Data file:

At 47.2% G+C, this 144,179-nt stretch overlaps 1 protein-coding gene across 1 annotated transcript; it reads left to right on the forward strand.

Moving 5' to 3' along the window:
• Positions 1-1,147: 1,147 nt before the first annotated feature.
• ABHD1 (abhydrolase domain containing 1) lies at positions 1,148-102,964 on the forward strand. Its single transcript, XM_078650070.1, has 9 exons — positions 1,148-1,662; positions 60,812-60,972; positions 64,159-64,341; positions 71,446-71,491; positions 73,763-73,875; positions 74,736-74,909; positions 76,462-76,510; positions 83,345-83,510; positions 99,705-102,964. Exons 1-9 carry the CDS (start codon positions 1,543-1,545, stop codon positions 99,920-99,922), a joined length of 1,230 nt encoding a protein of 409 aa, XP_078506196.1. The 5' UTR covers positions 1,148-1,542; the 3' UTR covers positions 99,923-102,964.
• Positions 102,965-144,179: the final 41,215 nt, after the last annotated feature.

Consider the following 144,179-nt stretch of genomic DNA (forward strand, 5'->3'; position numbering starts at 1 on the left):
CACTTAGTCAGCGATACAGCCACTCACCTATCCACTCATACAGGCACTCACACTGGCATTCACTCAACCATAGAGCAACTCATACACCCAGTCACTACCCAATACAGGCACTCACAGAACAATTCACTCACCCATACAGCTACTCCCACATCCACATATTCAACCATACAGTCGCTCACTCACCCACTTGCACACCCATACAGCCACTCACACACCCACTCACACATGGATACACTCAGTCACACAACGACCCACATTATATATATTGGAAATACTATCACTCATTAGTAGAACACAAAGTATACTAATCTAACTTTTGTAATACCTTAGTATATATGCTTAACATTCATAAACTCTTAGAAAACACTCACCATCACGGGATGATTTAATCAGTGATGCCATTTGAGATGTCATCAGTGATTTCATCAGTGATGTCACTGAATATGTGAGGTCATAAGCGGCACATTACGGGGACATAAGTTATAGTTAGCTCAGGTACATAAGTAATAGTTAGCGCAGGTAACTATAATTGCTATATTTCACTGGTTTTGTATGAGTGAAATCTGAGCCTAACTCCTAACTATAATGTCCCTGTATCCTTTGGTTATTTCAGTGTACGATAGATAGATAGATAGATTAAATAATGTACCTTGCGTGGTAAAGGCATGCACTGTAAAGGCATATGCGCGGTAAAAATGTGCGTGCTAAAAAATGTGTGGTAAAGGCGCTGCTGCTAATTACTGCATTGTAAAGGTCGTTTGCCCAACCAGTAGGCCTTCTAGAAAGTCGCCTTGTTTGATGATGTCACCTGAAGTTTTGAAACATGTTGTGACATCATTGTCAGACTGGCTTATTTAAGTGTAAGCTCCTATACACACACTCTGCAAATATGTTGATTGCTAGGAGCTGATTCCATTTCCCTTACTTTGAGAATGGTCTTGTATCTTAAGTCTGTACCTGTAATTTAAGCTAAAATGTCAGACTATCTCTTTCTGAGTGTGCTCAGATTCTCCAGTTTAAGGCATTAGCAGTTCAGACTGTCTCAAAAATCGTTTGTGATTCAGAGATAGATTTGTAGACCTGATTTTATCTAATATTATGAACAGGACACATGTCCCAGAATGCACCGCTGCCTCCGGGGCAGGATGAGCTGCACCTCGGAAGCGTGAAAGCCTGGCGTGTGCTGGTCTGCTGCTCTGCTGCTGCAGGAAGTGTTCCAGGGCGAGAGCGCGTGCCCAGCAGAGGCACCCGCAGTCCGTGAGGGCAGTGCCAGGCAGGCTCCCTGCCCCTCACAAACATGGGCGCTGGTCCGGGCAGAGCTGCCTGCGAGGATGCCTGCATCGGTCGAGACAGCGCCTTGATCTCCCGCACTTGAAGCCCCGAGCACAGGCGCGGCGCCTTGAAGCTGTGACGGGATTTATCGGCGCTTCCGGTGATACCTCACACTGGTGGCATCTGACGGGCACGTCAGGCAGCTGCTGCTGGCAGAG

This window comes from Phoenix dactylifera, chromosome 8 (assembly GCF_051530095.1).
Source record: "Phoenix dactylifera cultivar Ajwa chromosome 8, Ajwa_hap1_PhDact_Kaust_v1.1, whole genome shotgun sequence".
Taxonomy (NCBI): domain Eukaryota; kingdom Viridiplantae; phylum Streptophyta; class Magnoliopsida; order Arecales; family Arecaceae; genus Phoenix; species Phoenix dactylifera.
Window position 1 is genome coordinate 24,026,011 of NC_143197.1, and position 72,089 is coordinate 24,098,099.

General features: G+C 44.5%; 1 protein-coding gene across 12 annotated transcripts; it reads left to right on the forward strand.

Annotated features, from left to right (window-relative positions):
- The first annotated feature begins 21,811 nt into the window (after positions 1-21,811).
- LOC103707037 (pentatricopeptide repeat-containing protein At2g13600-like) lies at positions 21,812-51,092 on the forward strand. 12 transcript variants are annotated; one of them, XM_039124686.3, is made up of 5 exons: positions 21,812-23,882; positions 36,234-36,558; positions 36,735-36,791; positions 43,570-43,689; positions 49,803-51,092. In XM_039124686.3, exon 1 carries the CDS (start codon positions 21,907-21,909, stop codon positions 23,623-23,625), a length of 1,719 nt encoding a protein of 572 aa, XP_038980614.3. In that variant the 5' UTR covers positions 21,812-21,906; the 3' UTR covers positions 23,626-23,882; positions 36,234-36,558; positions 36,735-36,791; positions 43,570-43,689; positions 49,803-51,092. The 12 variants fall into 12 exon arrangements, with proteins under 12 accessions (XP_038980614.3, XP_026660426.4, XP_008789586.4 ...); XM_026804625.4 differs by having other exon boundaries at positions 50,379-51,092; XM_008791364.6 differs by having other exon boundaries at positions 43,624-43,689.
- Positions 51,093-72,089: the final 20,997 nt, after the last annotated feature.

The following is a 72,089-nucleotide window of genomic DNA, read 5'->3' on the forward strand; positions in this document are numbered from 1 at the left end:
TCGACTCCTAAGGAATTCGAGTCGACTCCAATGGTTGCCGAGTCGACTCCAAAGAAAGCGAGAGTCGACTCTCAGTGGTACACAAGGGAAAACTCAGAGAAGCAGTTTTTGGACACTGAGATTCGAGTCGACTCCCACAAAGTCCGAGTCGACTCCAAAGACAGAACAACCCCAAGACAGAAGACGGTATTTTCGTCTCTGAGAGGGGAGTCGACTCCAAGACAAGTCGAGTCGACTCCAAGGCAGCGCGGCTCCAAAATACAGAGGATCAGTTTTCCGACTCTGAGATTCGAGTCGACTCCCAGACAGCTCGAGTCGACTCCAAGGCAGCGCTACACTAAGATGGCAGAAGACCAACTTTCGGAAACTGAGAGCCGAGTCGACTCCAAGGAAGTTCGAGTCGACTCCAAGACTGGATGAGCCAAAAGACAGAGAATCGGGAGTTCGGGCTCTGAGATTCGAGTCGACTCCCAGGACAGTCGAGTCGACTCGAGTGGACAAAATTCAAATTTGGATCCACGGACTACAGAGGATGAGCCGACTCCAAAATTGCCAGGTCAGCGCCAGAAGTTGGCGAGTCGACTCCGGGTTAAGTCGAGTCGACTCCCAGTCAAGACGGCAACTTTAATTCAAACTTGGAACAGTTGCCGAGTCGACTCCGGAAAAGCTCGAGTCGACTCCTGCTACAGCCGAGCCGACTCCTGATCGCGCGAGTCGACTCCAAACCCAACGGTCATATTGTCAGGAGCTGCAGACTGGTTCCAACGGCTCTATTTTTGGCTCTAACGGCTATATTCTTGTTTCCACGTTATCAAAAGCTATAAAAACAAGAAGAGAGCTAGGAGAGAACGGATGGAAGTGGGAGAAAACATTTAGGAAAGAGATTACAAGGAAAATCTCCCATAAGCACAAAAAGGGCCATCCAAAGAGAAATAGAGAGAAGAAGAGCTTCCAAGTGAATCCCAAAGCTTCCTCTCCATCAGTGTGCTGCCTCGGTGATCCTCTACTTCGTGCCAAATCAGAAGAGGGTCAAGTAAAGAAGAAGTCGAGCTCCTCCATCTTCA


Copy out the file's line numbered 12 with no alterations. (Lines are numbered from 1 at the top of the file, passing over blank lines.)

General features: G+C 44.5%; 1 protein-coding gene across 12 annotated transcripts; it reads left to right on the forward strand.